Sign up for our daily briefing

Make your busy days simpler with Axios AM/PM. Catch up on what's new and why it matters in just 5 minutes.

Please enter a valid email.

Please enter a valid email.

Subscription failed
Thank you for subscribing!

Catch up on coronavirus stories and special reports, curated by Mike Allen everyday

Catch up on coronavirus stories and special reports, curated by Mike Allen everyday

Please enter a valid email.

Please enter a valid email.

Subscription failed
Thank you for subscribing!

Denver news in your inbox

Catch up on the most important stories affecting your hometown with Axios Denver

Please enter a valid email.

Please enter a valid email.

Subscription failed
Thank you for subscribing!

Des Moines news in your inbox

Catch up on the most important stories affecting your hometown with Axios Des Moines

Please enter a valid email.

Please enter a valid email.

Subscription failed
Thank you for subscribing!

Minneapolis-St. Paul news in your inbox

Catch up on the most important stories affecting your hometown with Axios Twin Cities

Please enter a valid email.

Please enter a valid email.

Subscription failed
Thank you for subscribing!

Tampa Bay news in your inbox

Catch up on the most important stories affecting your hometown with Axios Tampa Bay

Please enter a valid email.

Please enter a valid email.

Subscription failed
Thank you for subscribing!

Charlotte news in your inbox

Catch up on the most important stories affecting your hometown with Axios Charlotte

Please enter a valid email.

Please enter a valid email.

Subscription failed
Thank you for subscribing!

Please enter a valid email.

Please enter a valid email.

Subscription failed
Thank you for subscribing!

Sam Jayne / Axios

This week, scientists reported they'd figured out the features of smiles that convey different emotions. The muscles that produce these expressions were first studied in a series of startling experiments by French neurologist Guillaume-Benjamin-Amand Duchenne.

The experiment: In the mid-1800s, Duchenne used small probes to electrically stimulate muscles in the faces of six different people and reproduce various expressions. He built his own electroshock apparatus and enlisted a photographer to use the then newly developed camera to capture the fleeting expressions.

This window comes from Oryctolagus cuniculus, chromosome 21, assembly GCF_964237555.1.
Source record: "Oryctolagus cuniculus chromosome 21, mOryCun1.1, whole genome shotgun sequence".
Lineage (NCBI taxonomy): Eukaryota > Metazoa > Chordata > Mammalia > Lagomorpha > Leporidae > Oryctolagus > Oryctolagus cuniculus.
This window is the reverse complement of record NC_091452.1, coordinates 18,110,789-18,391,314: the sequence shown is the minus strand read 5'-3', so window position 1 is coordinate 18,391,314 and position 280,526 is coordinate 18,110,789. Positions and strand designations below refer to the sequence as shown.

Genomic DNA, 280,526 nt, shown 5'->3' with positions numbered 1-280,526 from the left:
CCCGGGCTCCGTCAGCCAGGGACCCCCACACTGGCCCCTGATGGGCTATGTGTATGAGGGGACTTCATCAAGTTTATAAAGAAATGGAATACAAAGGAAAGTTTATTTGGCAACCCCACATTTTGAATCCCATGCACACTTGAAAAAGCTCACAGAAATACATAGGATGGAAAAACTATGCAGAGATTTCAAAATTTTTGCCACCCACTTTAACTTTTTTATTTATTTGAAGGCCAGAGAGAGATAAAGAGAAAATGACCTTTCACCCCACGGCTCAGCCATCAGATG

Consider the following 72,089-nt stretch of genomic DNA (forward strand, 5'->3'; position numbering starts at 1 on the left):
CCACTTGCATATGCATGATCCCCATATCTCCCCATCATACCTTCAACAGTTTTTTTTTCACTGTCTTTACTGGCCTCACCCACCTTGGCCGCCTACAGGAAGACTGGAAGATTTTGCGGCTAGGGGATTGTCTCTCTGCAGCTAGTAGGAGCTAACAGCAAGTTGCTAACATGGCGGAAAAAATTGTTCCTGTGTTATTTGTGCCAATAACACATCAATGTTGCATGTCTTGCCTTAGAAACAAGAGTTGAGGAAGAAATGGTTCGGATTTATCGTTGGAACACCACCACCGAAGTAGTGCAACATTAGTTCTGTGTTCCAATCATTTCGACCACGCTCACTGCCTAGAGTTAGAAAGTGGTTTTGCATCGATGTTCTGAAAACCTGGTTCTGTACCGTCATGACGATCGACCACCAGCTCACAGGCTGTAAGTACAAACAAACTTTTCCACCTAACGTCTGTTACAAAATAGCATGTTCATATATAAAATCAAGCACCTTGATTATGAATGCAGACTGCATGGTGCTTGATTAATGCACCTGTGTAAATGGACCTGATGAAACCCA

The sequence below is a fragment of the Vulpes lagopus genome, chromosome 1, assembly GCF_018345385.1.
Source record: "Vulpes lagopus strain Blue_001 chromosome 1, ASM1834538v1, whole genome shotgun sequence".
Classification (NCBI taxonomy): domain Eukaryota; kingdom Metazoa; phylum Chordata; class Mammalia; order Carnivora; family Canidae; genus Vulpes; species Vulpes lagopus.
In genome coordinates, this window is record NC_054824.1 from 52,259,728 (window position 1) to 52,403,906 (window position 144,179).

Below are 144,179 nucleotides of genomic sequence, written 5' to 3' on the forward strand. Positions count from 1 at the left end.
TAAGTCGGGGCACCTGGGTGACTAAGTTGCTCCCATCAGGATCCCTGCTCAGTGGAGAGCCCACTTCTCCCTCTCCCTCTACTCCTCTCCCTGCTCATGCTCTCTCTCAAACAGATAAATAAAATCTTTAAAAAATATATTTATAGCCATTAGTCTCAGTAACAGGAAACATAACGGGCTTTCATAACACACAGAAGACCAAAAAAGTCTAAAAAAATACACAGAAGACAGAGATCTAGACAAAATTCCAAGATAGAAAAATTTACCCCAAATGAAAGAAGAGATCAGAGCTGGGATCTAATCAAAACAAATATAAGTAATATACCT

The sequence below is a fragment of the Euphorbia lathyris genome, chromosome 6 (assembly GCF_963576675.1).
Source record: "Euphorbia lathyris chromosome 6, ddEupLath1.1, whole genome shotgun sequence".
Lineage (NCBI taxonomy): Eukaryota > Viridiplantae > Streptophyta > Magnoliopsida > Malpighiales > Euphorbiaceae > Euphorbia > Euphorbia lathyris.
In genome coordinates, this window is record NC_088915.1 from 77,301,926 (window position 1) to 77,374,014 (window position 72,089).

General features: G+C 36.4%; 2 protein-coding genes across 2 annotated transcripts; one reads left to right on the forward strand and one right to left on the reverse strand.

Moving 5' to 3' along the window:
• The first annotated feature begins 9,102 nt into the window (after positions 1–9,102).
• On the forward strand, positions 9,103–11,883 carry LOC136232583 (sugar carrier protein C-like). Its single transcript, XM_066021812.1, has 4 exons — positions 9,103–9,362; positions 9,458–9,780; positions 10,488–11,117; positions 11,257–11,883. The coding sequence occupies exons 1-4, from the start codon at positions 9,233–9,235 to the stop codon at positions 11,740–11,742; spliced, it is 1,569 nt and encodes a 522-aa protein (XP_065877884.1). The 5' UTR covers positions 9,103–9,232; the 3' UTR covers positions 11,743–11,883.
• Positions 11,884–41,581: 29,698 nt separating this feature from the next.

What he found: Duchenne described the muscle actions that produce more than 30 distinct emotions, ranging from doubt and stupefaction to joy and terror (with and without pain or torture). He found that a combination of the muscle that pulls the lips up at the corners and the involuntary action of the orbicularis oculi muscle around the eye created genuine smiles of happiness. When a smile is faked, it doesn't engage the eye muscle, he proposed. (Duchenne saw the face as the reflection of the soul so his observation about voluntary v. involuntary action is an important if loaded one.)

The legacy: Charles Darwin wrote about the importance and care of Duchenne's work in the introduction to his book, The Expression of the Emotions in Man and Animals. Genuine smiles were dubbed Duchenne ones and several diseases of muscle tissue —for example, Duchenne muscular dystrophy — bear his name. His claim that the involuntary action of the eye muscle in true smiles can't be faked has persisted, though recent studies suggest people can deliberately produce a Duchenne smile.

Source: Wellcome Trust
The facial expression of moderate cruelty on the human face being induced by electrical currents.Source: Wellcome Trust

Go deeper

Focus group: Former Trump voters say he should never hold office again

Illustration: Sarah Grillo/Axios

"Relief" is the top emotion some swing voters who used to support Donald Trump say they felt as they watched President Biden's swearing-in, followed by "hope."

Why it matters: For voters on the bubble between parties, this moment is less about excitement for Biden or liberal politics than exhaustion and disgust with Trump and a craving for national healing. Most said Trump should be prohibited from ever holding office again.

Updated 14 hours ago - Politics & Policy

Coronavirus dashboard

Illustration: Eniola Odetunde/Axios

  1. Health: Most vulnerable Americans aren't getting enough vaccine information — Fauci says Trump administration's lack of facts on COVID "very likely" cost lives.
  2. Politics: Biden unveils "wartime" COVID strategyBiden's COVID-19 bubble.
  3. Vaccine: Florida requiring proof of residency to get vaccine — CDC extends interval between vaccine doses for exceptional cases.
  4. World: Hong Kong to put tens of thousands on lockdown as cases surge.
  5. Sports: 2021 Tokyo Olympics hang in the balance.
  6. 🎧 Podcast: Carbon Health's CEO on unsticking the vaccine bottleneck.

Trump impeachment trial to start week of Feb. 8, Schumer says

Senate Majority Leader Chuck Schumer. Photo: The Washington Post via Getty

The Senate will begin former President Trump's impeachment trial the week of Feb. 8, Majority Leader Chuck Schumer announced Friday on the Senate floor.

The state of play: Schumer announced the schedule after reaching an agreement with Republicans. The House will transmit the article of impeachment against the former president late Monday.